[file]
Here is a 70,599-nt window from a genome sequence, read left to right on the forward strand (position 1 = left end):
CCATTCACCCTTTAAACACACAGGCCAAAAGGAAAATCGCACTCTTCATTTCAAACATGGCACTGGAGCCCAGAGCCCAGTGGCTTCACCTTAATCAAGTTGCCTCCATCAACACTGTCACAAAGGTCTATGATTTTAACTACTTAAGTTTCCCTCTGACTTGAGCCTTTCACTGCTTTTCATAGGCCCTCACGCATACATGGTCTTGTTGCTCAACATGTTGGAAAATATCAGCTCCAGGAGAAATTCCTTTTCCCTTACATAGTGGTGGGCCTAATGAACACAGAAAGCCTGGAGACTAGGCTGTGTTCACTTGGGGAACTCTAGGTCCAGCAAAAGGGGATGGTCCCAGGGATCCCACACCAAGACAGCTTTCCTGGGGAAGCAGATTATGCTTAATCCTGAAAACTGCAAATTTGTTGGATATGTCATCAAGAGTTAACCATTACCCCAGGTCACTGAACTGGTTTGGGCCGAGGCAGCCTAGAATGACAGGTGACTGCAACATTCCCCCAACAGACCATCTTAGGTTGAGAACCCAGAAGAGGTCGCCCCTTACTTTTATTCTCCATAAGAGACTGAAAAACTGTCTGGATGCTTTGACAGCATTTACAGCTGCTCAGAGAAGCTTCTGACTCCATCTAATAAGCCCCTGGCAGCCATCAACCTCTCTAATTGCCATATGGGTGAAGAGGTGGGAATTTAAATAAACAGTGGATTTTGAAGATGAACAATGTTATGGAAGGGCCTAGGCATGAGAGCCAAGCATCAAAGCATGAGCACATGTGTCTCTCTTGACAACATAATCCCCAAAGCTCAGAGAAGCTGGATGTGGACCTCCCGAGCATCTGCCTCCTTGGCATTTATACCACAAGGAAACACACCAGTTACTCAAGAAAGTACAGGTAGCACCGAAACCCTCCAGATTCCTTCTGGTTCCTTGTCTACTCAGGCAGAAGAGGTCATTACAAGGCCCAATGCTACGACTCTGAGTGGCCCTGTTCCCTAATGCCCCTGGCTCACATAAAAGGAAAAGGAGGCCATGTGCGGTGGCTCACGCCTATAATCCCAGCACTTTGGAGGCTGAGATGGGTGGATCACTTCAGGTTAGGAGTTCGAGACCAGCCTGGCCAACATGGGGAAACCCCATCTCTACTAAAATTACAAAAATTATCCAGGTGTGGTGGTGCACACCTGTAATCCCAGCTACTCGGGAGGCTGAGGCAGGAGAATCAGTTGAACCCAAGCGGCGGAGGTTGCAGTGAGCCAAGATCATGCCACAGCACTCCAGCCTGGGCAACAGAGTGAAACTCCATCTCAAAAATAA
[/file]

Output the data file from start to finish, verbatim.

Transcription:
Here is a 70,599-nt window from a genome sequence, read left to right on the forward strand (position 1 = left end):
CCATTCACCCTTTAAACACACAGGCCAAAAGGAAAATCGCACTCTTCATTTCAAACATGGCACTGGAGCCCAGAGCCCAGTGGCTTCACCTTAATCAAGTTGCCTCCATCAACACTGTCACAAAGGTCTATGATTTTAACTACTTAAGTTTCCCTCTGACTTGAGCCTTTCACTGCTTTTCATAGGCCCTCACGCATACATGGTCTTGTTGCTCAACATGTTGGAAAATATCAGCTCCAGGAGAAATTCCTTTTCCCTTACATAGTGGTGGGCCTAATGAACACAGAAAGCCTGGAGACTAGGCTGTGTTCACTTGGGGAACTCTAGGTCCAGCAAAAGGGGATGGTCCCAGGGATCCCACACCAAGACAGCTTTCCTGGGGAAGCAGATTATGCTTAATCCTGAAAACTGCAAATTTGTTGGATATGTCATCAAGAGTTAACCATTACCCCAGGTCACTGAACTGGTTTGGGCCGAGGCAGCCTAGAATGACAGGTGACTGCAACATTCCCCCAACAGACCATCTTAGGTTGAGAACCCAGAAGAGGTCGCCCCTTACTTTTATTCTCCATAAGAGACTGAAAAACTGTCTGGATGCTTTGACAGCATTTACAGCTGCTCAGAGAAGCTTCTGACTCCATCTAATAAGCCCCTGGCAGCCATCAACCTCTCTAATTGCCATATGGGTGAAGAGGTGGGAATTTAAATAAACAGTGGATTTTGAAGATGAACAATGTTATGGAAGGGCCTAGGCATGAGAGCCAAGCATCAAAGCATGAGCACATGTGTCTCTCTTGACAACATAATCCCCAAAGCTCAGAGAAGCTGGATGTGGACCTCCCGAGCATCTGCCTCCTTGGCATTTATACCACAAGGAAACACACCAGTTACTCAAGAAAGTACAGGTAGCACCGAAACCCTCCAGATTCCTTCTGGTTCCTTGTCTACTCAGGCAGAAGAGGTCATTACAAGGCCCAATGCTACGACTCTGAGTGGCCCTGTTCCCTAATGCCCCTGGCTCACATAAAAGGAAAAGGAGGCCATGTGCGGTGGCTCACGCCTATAATCCCAGCACTTTGGAGGCTGAGATGGGTGGATCACTTCAGGTTAGGAGTTCGAGACCAGCCTGGCCAACATGGGGAAACCCCATCTCTACTAAAATTACAAAAATTATCCAGGTGTGGTGGTGCACACCTGTAATCCCAGCTACTCGGGAGGCTGAGGCAGGAGAATCAGTTGAACCCAAGCGGCGGAGGTTGCAGTGAGCCAAGATCATGCCACAGCACTCCAGCCTGGGCAACAGAGTGAAACTCCATCTCAAAAATAA